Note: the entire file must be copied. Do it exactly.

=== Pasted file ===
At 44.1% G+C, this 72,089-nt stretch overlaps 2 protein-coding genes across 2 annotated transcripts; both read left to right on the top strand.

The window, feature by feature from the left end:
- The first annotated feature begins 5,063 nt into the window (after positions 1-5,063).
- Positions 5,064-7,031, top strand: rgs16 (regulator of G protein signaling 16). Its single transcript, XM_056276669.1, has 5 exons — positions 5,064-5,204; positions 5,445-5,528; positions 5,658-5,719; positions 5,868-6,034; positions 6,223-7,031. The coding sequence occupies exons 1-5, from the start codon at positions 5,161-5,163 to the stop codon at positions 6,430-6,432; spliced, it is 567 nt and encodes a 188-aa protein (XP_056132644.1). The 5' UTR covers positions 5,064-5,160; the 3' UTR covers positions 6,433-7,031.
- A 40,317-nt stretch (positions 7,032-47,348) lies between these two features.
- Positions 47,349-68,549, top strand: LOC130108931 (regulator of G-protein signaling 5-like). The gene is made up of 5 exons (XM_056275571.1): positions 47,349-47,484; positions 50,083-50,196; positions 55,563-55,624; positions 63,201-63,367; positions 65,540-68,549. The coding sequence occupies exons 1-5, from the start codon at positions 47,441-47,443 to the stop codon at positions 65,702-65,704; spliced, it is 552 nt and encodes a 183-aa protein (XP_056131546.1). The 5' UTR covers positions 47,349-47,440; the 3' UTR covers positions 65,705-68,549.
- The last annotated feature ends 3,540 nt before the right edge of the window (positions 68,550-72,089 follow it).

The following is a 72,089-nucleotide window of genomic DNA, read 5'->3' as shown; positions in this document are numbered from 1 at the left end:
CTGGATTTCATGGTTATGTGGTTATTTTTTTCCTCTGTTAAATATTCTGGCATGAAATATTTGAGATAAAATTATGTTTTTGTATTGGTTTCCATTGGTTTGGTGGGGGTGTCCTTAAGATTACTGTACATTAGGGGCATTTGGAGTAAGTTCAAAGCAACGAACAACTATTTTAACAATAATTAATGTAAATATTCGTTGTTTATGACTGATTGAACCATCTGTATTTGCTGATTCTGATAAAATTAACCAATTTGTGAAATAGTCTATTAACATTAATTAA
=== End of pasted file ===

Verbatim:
At 44.1% G+C, this 72,089-nt stretch overlaps 2 protein-coding genes across 2 annotated transcripts; both read left to right on the top strand.

The window, feature by feature from the left end:
- The first annotated feature begins 5,063 nt into the window (after positions 1-5,063).
- Positions 5,064-7,031, top strand: rgs16 (regulator of G protein signaling 16). Its single transcript, XM_056276669.1, has 5 exons — positions 5,064-5,204; positions 5,445-5,528; positions 5,658-5,719; positions 5,868-6,034; positions 6,223-7,031. The coding sequence occupies exons 1-5, from the start codon at positions 5,161-5,163 to the stop codon at positions 6,430-6,432; spliced, it is 567 nt and encodes a 188-aa protein (XP_056132644.1). The 5' UTR covers positions 5,064-5,160; the 3' UTR covers positions 6,433-7,031.
- A 40,317-nt stretch (positions 7,032-47,348) lies between these two features.
- Positions 47,349-68,549, top strand: LOC130108931 (regulator of G-protein signaling 5-like). The gene is made up of 5 exons (XM_056275571.1): positions 47,349-47,484; positions 50,083-50,196; positions 55,563-55,624; positions 63,201-63,367; positions 65,540-68,549. The coding sequence occupies exons 1-5, from the start codon at positions 47,441-47,443 to the stop codon at positions 65,702-65,704; spliced, it is 552 nt and encodes a 183-aa protein (XP_056131546.1). The 5' UTR covers positions 47,349-47,440; the 3' UTR covers positions 65,705-68,549.
- The last annotated feature ends 3,540 nt before the right edge of the window (positions 68,550-72,089 follow it).

The following is a 72,089-nucleotide window of genomic DNA, read 5'->3' as shown; positions in this document are numbered from 1 at the left end:
CTGGATTTCATGGTTATGTGGTTATTTTTTTCCTCTGTTAAATATTCTGGCATGAAATATTTGAGATAAAATTATGTTTTTGTATTGGTTTCCATTGGTTTGGTGGGGGTGTCCTTAAGATTACTGTACATTAGGGGCATTTGGAGTAAGTTCAAAGCAACGAACAACTATTTTAACAATAATTAATGTAAATATTCGTTGTTTATGACTGATTGAACCATCTGTATTTGCTGATTCTGATAAAATTAACCAATTTGTGAAATAGTCTATTAACATTAATTAA